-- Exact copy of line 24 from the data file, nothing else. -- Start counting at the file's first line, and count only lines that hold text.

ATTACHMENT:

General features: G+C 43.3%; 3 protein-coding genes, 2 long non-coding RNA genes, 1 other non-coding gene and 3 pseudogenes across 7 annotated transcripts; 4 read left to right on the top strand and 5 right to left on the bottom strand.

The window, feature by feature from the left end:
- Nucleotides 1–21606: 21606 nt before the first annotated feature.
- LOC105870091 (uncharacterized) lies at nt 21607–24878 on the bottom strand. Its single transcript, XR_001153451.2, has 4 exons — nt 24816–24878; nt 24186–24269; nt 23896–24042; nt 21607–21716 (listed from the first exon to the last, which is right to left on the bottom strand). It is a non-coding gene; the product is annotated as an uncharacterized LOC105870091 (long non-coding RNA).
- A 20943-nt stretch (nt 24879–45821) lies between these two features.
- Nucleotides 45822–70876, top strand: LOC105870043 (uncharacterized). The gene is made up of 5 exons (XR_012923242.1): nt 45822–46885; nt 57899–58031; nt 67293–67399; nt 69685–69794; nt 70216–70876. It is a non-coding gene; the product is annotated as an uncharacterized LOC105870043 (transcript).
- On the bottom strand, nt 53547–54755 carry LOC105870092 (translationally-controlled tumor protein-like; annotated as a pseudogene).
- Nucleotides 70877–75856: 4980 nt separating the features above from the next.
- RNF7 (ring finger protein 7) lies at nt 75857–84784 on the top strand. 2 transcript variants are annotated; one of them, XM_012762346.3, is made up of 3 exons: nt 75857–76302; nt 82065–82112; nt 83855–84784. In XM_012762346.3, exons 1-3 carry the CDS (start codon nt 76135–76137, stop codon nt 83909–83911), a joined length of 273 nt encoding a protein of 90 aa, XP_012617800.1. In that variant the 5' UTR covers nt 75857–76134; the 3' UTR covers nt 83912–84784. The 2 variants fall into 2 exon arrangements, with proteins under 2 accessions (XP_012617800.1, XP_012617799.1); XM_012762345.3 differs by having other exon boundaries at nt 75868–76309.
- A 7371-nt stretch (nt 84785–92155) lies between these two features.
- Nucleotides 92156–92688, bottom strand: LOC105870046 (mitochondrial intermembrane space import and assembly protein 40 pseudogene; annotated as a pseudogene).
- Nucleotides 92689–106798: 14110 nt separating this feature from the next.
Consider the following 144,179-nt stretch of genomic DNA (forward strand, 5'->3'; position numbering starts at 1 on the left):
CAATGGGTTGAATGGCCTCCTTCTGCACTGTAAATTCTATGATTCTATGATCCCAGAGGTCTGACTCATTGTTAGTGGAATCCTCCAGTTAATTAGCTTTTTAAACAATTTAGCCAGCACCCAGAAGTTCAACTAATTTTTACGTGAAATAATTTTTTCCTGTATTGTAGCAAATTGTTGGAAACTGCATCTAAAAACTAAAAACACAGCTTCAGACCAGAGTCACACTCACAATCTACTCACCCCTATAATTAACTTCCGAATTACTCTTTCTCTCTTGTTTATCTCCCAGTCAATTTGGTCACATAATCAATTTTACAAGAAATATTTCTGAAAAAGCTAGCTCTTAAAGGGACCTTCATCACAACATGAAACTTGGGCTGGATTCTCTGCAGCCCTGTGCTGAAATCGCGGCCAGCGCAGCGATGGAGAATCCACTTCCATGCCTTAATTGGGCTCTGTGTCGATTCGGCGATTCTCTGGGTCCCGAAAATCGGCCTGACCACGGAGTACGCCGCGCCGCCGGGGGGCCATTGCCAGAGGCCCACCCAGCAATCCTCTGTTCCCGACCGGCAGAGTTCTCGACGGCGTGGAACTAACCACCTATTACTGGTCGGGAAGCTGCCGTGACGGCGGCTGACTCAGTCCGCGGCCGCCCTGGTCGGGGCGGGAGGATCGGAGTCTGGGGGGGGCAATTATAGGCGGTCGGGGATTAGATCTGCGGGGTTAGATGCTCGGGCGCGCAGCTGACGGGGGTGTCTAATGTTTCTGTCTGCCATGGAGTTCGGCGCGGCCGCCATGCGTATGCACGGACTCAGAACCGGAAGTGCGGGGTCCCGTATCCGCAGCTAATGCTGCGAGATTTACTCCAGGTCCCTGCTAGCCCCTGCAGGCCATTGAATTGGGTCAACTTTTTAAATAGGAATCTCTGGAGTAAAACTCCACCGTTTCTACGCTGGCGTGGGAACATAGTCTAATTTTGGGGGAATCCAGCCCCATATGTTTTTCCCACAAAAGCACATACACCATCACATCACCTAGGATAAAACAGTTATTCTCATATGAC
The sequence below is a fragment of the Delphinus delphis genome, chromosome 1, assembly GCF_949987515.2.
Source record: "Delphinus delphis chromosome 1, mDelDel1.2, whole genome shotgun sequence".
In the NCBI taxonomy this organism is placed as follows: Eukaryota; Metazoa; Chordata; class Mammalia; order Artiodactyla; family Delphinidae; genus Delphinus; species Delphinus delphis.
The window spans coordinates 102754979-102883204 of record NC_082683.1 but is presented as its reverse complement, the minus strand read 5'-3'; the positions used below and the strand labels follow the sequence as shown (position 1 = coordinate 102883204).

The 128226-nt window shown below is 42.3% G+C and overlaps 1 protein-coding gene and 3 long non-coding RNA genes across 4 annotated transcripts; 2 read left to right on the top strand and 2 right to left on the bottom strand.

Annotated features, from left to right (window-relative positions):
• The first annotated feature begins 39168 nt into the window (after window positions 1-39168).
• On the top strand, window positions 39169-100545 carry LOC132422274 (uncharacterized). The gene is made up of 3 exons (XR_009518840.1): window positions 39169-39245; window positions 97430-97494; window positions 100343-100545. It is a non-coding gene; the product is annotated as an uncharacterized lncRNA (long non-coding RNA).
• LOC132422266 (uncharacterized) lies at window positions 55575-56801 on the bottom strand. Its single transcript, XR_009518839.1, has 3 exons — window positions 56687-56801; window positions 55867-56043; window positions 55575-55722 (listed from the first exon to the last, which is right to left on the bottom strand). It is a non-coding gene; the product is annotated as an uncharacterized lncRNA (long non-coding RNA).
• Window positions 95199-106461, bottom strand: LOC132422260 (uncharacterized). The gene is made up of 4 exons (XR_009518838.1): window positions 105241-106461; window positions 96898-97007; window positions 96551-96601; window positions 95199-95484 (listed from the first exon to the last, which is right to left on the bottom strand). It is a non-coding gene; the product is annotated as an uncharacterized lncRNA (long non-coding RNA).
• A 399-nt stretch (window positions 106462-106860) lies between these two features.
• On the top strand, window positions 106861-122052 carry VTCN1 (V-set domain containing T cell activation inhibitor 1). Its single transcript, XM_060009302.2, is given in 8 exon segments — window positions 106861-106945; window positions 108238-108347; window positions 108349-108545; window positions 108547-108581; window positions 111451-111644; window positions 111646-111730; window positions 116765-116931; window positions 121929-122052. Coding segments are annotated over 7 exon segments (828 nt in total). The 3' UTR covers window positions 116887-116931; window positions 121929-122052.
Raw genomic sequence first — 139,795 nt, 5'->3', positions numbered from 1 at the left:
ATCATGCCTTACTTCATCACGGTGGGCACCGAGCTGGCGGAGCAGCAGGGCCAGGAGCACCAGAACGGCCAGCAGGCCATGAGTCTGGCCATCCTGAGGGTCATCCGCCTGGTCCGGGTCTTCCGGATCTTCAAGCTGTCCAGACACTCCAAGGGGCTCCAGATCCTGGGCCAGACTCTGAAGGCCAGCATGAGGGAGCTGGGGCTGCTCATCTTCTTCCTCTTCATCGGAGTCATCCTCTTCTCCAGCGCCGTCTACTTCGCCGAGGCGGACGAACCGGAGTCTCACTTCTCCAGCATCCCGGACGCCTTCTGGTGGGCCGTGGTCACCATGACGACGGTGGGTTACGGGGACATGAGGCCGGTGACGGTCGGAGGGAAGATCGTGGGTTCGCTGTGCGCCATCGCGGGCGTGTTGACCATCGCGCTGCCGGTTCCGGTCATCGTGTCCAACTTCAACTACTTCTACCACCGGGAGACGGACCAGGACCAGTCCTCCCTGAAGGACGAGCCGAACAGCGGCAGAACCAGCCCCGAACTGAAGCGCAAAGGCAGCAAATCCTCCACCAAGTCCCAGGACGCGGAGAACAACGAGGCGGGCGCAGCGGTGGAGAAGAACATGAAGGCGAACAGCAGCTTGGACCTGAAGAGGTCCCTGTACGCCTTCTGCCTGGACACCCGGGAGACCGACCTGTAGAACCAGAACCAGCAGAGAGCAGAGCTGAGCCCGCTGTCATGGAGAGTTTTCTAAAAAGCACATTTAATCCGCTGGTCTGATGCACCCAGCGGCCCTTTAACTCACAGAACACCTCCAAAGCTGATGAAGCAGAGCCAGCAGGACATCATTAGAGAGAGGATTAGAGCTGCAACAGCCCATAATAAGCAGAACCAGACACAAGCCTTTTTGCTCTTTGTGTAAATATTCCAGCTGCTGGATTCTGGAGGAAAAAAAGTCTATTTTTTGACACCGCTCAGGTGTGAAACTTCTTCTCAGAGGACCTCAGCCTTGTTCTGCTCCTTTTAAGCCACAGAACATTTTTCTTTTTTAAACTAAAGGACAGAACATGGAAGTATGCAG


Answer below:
• Window positions 95199-106461, bottom strand: LOC132422260 (uncharacterized). The gene is made up of 4 exons (XR_009518838.1): window positions 105241-106461; window positions 96898-97007; window positions 96551-96601; window positions 95199-95484 (listed from the first exon to the last, which is right to left on the bottom strand). It is a non-coding gene; the product is annotated as an uncharacterized lncRNA (long non-coding RNA).